It’s been about a year now, and I’ve had zero problems with Freedom, and Mrs. CBB is planning to move.
That’s an amazing deal considering Mrs.CBB has no data plan with Rogers and pays $20 a month.
Which would you give up?
I know some people who have neither and use their local library for free internet or wi-fi from local businesses.
Get The Most Out Of Grocery Shopping
As I’ve been moaning about over the years, grocery shopping has always been our weak spot.
However, if you read our monthly budget figures, you’ll notice we hardly ever eat out.
Shopping at Costco is hard because we shop in bulk, which lasts for a couple of months.
We’ve run the numbers on the products we buy based on current grocery flyer prices.
Even then, we are still saving money, which is the game’s name.
There are many other coupon sites for Canadians and if you know of more, drop them in the comments.
We will also bump up our grocery sludge fund to $50 from $25, so if we do see an item 50% off, we can buy it.
Typically, we look for meat, produce, and dairy for fifty percent off deals, which is why we also like the FlashFood App.
What are your grocery saving plans for 2022?
Big Houses Are A Waste Of Money
The biggest waste of money is buying a big house unless you have hundreds of thousands of dollars to spend frivolously.
Having a big house seems to show some form of success; however, there will be even more shame when you can’t afford to pay the bills.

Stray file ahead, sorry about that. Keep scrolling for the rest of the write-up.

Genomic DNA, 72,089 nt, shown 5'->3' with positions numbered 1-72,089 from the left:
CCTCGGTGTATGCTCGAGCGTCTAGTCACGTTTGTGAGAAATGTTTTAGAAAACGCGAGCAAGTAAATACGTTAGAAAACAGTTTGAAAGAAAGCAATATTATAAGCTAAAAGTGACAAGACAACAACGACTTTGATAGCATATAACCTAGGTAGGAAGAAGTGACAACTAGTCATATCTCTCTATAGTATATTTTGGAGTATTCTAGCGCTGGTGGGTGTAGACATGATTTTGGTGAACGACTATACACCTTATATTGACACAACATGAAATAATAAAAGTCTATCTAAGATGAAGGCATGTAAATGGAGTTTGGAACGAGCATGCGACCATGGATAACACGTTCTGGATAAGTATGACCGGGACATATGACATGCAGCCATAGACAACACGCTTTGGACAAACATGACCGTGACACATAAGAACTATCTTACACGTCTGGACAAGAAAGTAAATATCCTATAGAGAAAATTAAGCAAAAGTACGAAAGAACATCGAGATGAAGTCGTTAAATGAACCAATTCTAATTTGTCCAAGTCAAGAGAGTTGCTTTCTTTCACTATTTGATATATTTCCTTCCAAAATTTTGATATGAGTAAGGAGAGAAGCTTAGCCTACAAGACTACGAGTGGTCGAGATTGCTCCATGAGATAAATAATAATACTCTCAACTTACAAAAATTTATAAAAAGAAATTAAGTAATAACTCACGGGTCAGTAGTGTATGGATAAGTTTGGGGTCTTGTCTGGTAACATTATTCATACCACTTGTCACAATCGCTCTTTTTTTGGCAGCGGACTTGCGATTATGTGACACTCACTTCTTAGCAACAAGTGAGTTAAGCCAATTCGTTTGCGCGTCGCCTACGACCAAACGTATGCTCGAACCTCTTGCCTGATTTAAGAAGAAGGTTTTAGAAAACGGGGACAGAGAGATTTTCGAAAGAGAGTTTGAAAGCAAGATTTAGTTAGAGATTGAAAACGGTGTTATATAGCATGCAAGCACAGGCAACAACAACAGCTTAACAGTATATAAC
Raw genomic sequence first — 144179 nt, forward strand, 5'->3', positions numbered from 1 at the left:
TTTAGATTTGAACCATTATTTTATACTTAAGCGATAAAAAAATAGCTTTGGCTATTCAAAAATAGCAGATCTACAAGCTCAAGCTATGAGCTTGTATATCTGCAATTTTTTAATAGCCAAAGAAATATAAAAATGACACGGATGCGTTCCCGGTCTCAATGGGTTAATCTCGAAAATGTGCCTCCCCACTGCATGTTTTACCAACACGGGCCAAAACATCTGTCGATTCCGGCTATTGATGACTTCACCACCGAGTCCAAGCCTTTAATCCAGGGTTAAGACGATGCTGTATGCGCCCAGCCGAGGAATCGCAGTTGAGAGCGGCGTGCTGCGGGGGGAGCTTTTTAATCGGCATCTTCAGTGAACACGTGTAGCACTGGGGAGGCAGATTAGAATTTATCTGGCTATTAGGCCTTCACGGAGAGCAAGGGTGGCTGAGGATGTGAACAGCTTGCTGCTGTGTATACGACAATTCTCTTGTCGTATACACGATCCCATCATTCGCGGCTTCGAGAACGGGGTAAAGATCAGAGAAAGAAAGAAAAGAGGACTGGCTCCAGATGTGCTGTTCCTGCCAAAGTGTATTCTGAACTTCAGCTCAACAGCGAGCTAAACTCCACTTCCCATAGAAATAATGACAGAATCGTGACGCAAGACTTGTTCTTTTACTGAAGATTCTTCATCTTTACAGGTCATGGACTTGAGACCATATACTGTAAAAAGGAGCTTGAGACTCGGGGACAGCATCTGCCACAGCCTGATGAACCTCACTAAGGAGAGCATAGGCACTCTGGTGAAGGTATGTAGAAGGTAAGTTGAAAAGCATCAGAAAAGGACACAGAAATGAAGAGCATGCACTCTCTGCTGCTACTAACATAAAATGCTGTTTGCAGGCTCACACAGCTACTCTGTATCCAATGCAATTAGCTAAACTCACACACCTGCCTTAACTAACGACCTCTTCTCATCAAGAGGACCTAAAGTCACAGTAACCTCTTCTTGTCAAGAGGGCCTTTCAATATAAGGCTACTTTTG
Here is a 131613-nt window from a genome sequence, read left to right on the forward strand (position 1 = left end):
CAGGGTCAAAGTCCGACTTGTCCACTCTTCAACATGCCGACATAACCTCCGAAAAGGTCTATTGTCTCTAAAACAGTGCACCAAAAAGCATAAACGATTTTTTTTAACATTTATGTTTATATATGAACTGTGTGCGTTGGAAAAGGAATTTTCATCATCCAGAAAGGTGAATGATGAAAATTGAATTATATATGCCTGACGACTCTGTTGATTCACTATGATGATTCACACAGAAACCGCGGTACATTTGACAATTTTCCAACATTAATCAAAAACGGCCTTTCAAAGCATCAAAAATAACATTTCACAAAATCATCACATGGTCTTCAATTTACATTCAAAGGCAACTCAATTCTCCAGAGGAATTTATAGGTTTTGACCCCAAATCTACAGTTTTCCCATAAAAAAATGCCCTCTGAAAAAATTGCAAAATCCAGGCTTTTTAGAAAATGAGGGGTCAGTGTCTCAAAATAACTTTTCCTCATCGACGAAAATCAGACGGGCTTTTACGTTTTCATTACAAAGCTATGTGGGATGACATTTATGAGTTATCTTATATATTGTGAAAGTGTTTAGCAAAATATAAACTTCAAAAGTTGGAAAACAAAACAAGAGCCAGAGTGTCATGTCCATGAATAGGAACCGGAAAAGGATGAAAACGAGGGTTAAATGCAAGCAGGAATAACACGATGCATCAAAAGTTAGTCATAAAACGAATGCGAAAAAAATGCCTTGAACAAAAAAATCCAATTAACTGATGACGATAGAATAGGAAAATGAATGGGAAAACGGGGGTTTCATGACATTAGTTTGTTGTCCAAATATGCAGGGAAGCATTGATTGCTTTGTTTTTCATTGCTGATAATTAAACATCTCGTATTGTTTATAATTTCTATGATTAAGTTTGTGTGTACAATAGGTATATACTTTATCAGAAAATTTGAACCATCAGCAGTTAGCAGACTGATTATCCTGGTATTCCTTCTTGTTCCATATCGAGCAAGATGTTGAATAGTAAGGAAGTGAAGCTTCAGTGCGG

Utilities such as gas, hydro, water and property taxes are expensive, especially if only part of the home is used.
In a nutshell, stop wasting money on a too-big house for you or your family.
Nobody cares how big your house is, nor should they since everyone saves and spends money differently.
When we purchased our home in 2009, the bank offered us a mortgage near one million dollars.
We spent $265,000 on our house, paid it off in five years and live happily ever after debt-free.
Another example is that you won’t need a large house if you’re single, and perhaps a condo, townhouse or semi-detached might be a better fit.
Even so, houses for sale in 2022 are so far out of reach for anyone that it’s a matter of luck.
Can you believe that buyers are willing to pay $100,000 to $300,000 over the asking price to buy a house?
Well, believe it because it’s happening, and it’s terrifying.
Stop Wasting Money Listening To The Bank
There’s nothing wrong with owning a small 900 sq ft bungalow that you can afford in a not-so-popular end of town.
What is a shame is wasting time trying to buy a house in a pricey end of town that you can’t afford?
Even if the bank says you can afford it, you probably shouldn’t listen to them.
They won’t care if you go bankrupt, so run the numbers and determine your debt to income ratio.
What types of renovations can you afford, or can you handle upgrading little by little?